I have never been so grateful to be in my park. Turtle Park has always been very poorly lit and the turtle pond in the middle gets deep enough in the middle to easily drown Sasquatch. Or, for that matter, to hide an idiotic middle aged man. I grabbed his hand as we walked into the park, this was the easiest part. It was always the same. Guys never notice if you walk behind them, I don’t think they care as long as they’re the ones dragging you. It’s on my long list of things I hate about them. As I began to slow my steps so I could casually move behind him he slowed down too. I have never been more frustrated. “What are you looking at?” He seemed genuinely interested in why I had slowed down. I’m looking for a good place to stab you, idiot. “Oh, I thought I saw a squirrel! I guess it’s gone now.” He nodded, “Yeah, they’re wily things.” I waited for him to speed back up but he just wouldn’t. Normally I would be leading him toward the pond but things were not going as planned. I had to improvise, “Hey, what’s that up there?” I had seen some movement ahead of us. He was so excited he started moving faster to look and I quickly took the opportunity to stab him. Right in front of a freaking old lady on a park bench!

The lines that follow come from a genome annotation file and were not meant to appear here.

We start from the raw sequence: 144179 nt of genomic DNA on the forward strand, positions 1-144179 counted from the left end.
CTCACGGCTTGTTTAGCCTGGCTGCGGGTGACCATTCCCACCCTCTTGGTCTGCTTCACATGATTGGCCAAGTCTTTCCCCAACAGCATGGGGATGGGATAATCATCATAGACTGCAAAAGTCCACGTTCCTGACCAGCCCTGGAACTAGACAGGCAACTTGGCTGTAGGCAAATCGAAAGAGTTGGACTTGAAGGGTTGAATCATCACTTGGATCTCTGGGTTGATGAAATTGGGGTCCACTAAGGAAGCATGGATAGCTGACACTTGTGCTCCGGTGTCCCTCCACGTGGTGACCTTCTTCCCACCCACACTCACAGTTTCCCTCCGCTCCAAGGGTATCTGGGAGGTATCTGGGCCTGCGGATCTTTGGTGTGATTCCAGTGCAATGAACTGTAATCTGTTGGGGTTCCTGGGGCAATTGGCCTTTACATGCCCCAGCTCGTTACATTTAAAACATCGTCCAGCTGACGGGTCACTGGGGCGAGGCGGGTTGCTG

I looked up from the sweater I had been knitting for my dog, Toto. He loved his old red sweater so much I had decided to make him a new one. I’d been so busy knitting I hadn’t noticed how late it had gotten when suddenly a couple came down the walkway in front of me. The poor fellow’s face fell into a frown and tears came bursting from his eyes. It took me a moment to realize he had a knife sticking out of his back. The young lady that was with him stared at me like she was the one that had walked onto a murder scene. Before I could move she had grabbed the knife out of his back and had run away. I asked the young man if he had a phone on him. He would be the only young person without a cellphone. I told him I’d be back and I walked toward the phone booth outside the park.